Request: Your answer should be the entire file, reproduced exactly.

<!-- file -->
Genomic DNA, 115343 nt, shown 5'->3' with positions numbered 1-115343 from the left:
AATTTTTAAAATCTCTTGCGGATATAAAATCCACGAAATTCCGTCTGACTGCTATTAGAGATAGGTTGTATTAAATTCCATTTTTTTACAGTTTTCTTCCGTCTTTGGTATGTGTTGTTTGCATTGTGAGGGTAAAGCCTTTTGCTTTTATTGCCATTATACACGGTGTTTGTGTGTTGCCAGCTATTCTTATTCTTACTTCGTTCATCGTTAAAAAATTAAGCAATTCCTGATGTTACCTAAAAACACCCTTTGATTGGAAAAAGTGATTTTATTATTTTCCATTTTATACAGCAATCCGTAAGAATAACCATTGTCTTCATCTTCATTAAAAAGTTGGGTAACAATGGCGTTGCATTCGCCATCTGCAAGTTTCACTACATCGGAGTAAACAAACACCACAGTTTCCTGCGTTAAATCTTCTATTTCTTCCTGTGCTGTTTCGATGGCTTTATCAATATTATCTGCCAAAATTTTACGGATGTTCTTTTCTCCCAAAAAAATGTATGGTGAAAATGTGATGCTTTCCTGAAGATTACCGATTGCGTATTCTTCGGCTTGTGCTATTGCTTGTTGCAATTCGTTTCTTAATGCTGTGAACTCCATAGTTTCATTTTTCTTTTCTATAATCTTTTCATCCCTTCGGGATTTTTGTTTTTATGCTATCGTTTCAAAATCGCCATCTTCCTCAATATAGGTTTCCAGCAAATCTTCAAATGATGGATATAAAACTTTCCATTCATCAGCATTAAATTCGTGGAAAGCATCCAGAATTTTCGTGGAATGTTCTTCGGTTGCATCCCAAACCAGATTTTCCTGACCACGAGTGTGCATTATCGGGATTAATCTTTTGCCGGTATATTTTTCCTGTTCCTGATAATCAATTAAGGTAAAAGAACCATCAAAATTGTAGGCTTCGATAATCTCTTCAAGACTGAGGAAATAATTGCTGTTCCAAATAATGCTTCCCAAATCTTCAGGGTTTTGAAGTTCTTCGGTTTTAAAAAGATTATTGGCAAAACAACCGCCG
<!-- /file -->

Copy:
Genomic DNA, 115343 nt, shown 5'->3' with positions numbered 1-115343 from the left:
AATTTTTAAAATCTCTTGCGGATATAAAATCCACGAAATTCCGTCTGACTGCTATTAGAGATAGGTTGTATTAAATTCCATTTTTTTACAGTTTTCTTCCGTCTTTGGTATGTGTTGTTTGCATTGTGAGGGTAAAGCCTTTTGCTTTTATTGCCATTATACACGGTGTTTGTGTGTTGCCAGCTATTCTTATTCTTACTTCGTTCATCGTTAAAAAATTAAGCAATTCCTGATGTTACCTAAAAACACCCTTTGATTGGAAAAAGTGATTTTATTATTTTCCATTTTATACAGCAATCCGTAAGAATAACCATTGTCTTCATCTTCATTAAAAAGTTGGGTAACAATGGCGTTGCATTCGCCATCTGCAAGTTTCACTACATCGGAGTAAACAAACACCACAGTTTCCTGCGTTAAATCTTCTATTTCTTCCTGTGCTGTTTCGATGGCTTTATCAATATTATCTGCCAAAATTTTACGGATGTTCTTTTCTCCCAAAAAAATGTATGGTGAAAATGTGATGCTTTCCTGAAGATTACCGATTGCGTATTCTTCGGCTTGTGCTATTGCTTGTTGCAATTCGTTTCTTAATGCTGTGAACTCCATAGTTTCATTTTTCTTTTCTATAATCTTTTCATCCCTTCGGGATTTTTGTTTTTATGCTATCGTTTCAAAATCGCCATCTTCCTCAATATAGGTTTCCAGCAAATCTTCAAATGATGGATATAAAACTTTCCATTCATCAGCATTAAATTCGTGGAAAGCATCCAGAATTTTCGTGGAATGTTCTTCGGTTGCATCCCAAACCAGATTTTCCTGACCACGAGTGTGCATTATCGGGATTAATCTTTTGCCGGTATATTTTTCCTGTTCCTGATAATCAATTAAGGTAAAAGAACCATCAAAATTGTAGGCTTCGATAATCTCTTCAAGACTGAGGAAATAATTGCTGTTCCAAATAATGCTTCCCAAATCTTCAGGGTTTTGAAGTTCTTCGGTTTTAAAAAGATTATTGGCAAAACAACCGCCG